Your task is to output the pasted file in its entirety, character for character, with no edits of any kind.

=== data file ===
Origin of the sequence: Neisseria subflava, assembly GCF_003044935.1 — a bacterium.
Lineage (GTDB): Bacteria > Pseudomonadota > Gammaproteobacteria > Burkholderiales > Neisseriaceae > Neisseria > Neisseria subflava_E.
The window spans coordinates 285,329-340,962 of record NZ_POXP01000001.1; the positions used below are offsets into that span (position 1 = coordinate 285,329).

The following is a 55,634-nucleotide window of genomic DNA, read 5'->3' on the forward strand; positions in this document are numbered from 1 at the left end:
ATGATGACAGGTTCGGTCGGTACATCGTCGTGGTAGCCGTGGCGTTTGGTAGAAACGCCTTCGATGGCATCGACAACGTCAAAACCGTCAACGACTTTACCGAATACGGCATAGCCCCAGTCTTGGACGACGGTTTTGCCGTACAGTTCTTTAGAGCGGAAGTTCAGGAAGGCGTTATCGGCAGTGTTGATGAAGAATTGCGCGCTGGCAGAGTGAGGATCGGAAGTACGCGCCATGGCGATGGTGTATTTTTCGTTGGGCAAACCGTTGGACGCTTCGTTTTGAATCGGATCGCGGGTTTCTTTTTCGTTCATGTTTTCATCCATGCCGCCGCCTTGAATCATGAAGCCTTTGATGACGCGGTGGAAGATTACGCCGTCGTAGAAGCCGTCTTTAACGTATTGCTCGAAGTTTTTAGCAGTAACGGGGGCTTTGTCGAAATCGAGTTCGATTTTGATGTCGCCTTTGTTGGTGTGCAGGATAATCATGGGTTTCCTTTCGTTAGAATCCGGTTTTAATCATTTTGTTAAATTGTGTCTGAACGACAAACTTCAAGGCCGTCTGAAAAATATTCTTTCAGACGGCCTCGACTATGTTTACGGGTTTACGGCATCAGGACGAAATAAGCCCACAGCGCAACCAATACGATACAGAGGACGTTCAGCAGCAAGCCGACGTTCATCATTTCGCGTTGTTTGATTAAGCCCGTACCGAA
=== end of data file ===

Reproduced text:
Origin of the sequence: Neisseria subflava, assembly GCF_003044935.1 — a bacterium.
Lineage (GTDB): Bacteria > Pseudomonadota > Gammaproteobacteria > Burkholderiales > Neisseriaceae > Neisseria > Neisseria subflava_E.
The window spans coordinates 285,329-340,962 of record NZ_POXP01000001.1; the positions used below are offsets into that span (position 1 = coordinate 285,329).

The following is a 55,634-nucleotide window of genomic DNA, read 5'->3' on the forward strand; positions in this document are numbered from 1 at the left end:
ATGATGACAGGTTCGGTCGGTACATCGTCGTGGTAGCCGTGGCGTTTGGTAGAAACGCCTTCGATGGCATCGACAACGTCAAAACCGTCAACGACTTTACCGAATACGGCATAGCCCCAGTCTTGGACGACGGTTTTGCCGTACAGTTCTTTAGAGCGGAAGTTCAGGAAGGCGTTATCGGCAGTGTTGATGAAGAATTGCGCGCTGGCAGAGTGAGGATCGGAAGTACGCGCCATGGCGATGGTGTATTTTTCGTTGGGCAAACCGTTGGACGCTTCGTTTTGAATCGGATCGCGGGTTTCTTTTTCGTTCATGTTTTCATCCATGCCGCCGCCTTGAATCATGAAGCCTTTGATGACGCGGTGGAAGATTACGCCGTCGTAGAAGCCGTCTTTAACGTATTGCTCGAAGTTTTTAGCAGTAACGGGGGCTTTGTCGAAATCGAGTTCGATTTTGATGTCGCCTTTGTTGGTGTGCAGGATAATCATGGGTTTCCTTTCGTTAGAATCCGGTTTTAATCATTTTGTTAAATTGTGTCTGAACGACAAACTTCAAGGCCGTCTGAAAAATATTCTTTCAGACGGCCTCGACTATGTTTACGGGTTTACGGCATCAGGACGAAATAAGCCCACAGCGCAACCAATACGATACAGAGGACGTTCAGCAGCAAGCCGACGTTCATCATTTCGCGTTGTTTGATTAAGCCCGTACCGAA